Episode 129: Find a New Hobby, Lobby

big_girl_pantsEd Brayton of Dispatches from the Culture Wars joins the Doubtcasters for an analysis of the SCOTUS ruling on the recent Hobby Lobby case. Some popular misunderstandings about the ruling and its implications are dispelled, and the true dangers of the decision are discussed. Also, Luke Galen reviews polling data on where the American public stands on the issue of birth control and offers some predictions on how the SCOTUS ruling may impact individuals and the nation.

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  1. BradC says

    Brilliant!! (The iTunes feed being fixed, I haven’t heard the episode yet, although I’m sure that’s brilliant, too)

  2. Stephen Laing says

    The feed worked flawlessly, I use PodCruncher on an IPhone 5s and have not made any changes to the podcast address, it’s the same as it was before you made the server/provider change. So it worked!

  3. chakolate says

    LOL! I tried four times to dl the podcast, no joy. No sooner do I whine about it here than voila! the fifth time works.

    Must be voodoo or sumpin.

  4. CompulsoryAccount7746, Sky Captain says

    W3C’s feed validator says there’s still some questionable markup (link).
    Something to look into if anyone reports having difficulty with viewing the episode list.
    Interrupted downloads via the feed wouldn’t be caused by that though.

  5. Joshua Voss says

    I got the new episode with a Mashpodder client. I always enjoy Ed Brayton’s perspective, and the Hobby Lobby case was a great issue to bring him in on. Keep the shows coming!!

  6. says

    I usually have a lot of respect for Ed Brayton but frankly I thought he was an idiot in this episode if he really sincerely believes there isn’t going to be for a push to expand the broad religious exemptions for discrimination against LGBT employees by using the Hobby Lobby ruling. The whole freaking day after the Supreme Court ruled in favor of Hobby Lobby the Religious Right demanded Obama include broad religious exemptions in his planned executive orders banning anti-LGBT workplace discrimination for federal contractors, citing the Hobby Lobby Ruling as their justification. While the Supreme Court claimed the Hobby Lobby ruling couldn’t be expanded to include discrimination policies, they failed to explain how it wouldn’t and it’s notable they didn’t mention LGBT employees in their defense of their “narrow’ ruling. I also think it was highly irrational that Ed Brayton didn’t even bother to read any of the articles or the arguments the LGBT activist groups used to justify their pulling support for ENDA before he boldly declared them to be wrong. But who cares if 99% of LGBT activist groups have genuine concern about the broad religious exemptions in ENDA or what they actually say? Because clearly Ed thinks he’s the only right one and can’t be wrong about this and I’m disappointed you guys didn’t push him harder on this.

  7. Latverian Diplomat says

    @11. I think this is a bit harsh, but I agree with you in that I found Ed’s analysis to be very optimistic.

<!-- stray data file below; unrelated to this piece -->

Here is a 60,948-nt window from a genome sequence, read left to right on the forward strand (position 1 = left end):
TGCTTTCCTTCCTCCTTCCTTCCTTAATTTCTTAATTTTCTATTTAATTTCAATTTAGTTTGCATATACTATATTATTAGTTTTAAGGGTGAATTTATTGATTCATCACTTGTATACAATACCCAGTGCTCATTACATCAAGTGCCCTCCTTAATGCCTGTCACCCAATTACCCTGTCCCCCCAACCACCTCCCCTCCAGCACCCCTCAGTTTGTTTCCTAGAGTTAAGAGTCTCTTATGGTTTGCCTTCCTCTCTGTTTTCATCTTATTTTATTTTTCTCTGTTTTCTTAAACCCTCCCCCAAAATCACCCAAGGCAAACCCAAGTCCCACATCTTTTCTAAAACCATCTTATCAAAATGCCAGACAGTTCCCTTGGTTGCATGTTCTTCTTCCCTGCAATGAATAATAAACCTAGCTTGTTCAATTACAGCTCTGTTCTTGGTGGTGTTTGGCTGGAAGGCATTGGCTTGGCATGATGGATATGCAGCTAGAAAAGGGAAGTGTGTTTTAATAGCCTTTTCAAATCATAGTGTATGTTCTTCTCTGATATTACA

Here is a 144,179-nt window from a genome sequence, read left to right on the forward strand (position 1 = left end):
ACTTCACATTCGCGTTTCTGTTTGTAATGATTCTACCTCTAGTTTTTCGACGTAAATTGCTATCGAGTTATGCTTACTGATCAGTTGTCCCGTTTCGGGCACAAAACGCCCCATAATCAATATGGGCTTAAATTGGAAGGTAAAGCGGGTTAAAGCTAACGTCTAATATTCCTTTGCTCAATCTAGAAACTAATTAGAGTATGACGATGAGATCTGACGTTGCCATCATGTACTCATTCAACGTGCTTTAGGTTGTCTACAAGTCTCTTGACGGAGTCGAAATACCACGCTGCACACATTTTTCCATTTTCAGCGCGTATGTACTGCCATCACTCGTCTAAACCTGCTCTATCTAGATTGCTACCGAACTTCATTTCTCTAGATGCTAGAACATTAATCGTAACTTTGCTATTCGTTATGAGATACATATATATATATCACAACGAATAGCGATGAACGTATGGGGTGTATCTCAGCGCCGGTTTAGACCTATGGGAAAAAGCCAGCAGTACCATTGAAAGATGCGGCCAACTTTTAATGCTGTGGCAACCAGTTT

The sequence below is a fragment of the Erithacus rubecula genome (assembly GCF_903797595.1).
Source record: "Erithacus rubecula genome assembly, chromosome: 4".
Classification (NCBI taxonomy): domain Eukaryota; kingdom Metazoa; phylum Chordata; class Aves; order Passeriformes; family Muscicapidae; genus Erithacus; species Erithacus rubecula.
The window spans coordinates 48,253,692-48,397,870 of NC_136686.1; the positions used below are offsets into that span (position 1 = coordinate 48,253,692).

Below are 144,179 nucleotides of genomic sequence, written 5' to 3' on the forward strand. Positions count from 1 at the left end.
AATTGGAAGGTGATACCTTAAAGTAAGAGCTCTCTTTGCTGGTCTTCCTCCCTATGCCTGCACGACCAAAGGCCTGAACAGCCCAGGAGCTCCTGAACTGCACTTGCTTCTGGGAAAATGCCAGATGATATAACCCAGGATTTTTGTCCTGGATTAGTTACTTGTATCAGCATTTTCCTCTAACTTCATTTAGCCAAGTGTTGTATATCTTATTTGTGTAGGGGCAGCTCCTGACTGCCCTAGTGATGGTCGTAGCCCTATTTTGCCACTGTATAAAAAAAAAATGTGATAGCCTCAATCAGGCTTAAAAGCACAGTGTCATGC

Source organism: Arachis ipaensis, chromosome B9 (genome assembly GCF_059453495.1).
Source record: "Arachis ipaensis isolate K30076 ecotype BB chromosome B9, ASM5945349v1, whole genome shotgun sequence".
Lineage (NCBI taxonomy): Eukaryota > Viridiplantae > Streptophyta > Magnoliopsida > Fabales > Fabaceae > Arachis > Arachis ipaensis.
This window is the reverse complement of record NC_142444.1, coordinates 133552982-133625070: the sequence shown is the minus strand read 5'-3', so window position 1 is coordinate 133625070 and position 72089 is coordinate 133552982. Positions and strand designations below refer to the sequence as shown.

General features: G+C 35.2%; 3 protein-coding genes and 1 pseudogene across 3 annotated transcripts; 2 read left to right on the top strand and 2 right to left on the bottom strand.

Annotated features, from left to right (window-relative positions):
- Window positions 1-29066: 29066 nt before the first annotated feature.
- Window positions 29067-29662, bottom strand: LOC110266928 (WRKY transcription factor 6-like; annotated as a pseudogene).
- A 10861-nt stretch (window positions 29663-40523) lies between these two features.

Perhaps another viewpoint, in a coming episode, would be a good idea. Especially as we see or don’t see lawsuits that attempt to use this case as a precedent. Even Ed again in six months might end up being an alternative viewpoint to Ed in this episode.

  8. Marcene says

    Or even just how dismissive Ed was on the impact this ruling would have on women. It is a ruling for discrimination – just against women.

  9. says

    What Ed doesn’t get about the religious exemption issue in regards to LGBT employees is that once you sign onto a religious exemption for one issue, by what standards do you decide when they don’t apply to others? What standards is the Supreme Court using to decide that religious exemptions applies to women yet somehow doesn’t apply when it comes to racial minorities? Neither the Supreme Court nor Ed ever explains this. Even assuming Justice Kennedy is as gay friendly as Ed makes him out to be, he’s assuming Kennedy’s gay friendly worldviews will over-ride his anti-government libertarian policies. Even with last year’s famous DOMA ruling, the Supreme Court never addressed whether or not marriage was a fundamental right or if marriage should be decided by the states. Judging by their reactions to the Prop 8 case that everyone seems to forget about, the Supreme Court seems to favor the “states’ rights” position when it comes to gay rights as opposed to a big government approach.

  10. says

    Justin pointed me to these objections to the things I said on the show (and to things I didn’t say at all). I’ve written a long post answering these objections in detail, which will be posted on my own blog in the next couple days.

  11. scoobie says

    I thought Ed Brayton came across as pretty knowledgeable and the ‘voice of reason’, though I’m in the UK so might not be aware of the full issues. Having said that his interview seemed to go over and over the same ground so much I gave over listening before the end. Sorry!

  12. FactoidJunkie says

    I appreciated Ed Brayton’s thoughts and his additional more detailed information. My concern about the HL ruling, beyond what was most discussed in this podcast, is the definition of “closely held.” For the moment it might apply to non-traded for-profit organizations. But until the ruling there was no provision for any for-profit organization. The next iteration might include a publicly traded for-profit, whose majority of shares are owned by just a few who share the same religious views.

    Considering the judges ages, it seems reasonable to expect two or three seats to change in the next 10 years. If any four of those ten have a conservative, Republican president, with views similar to the court’s, it seems more likely the HL case and its implications will broaden.

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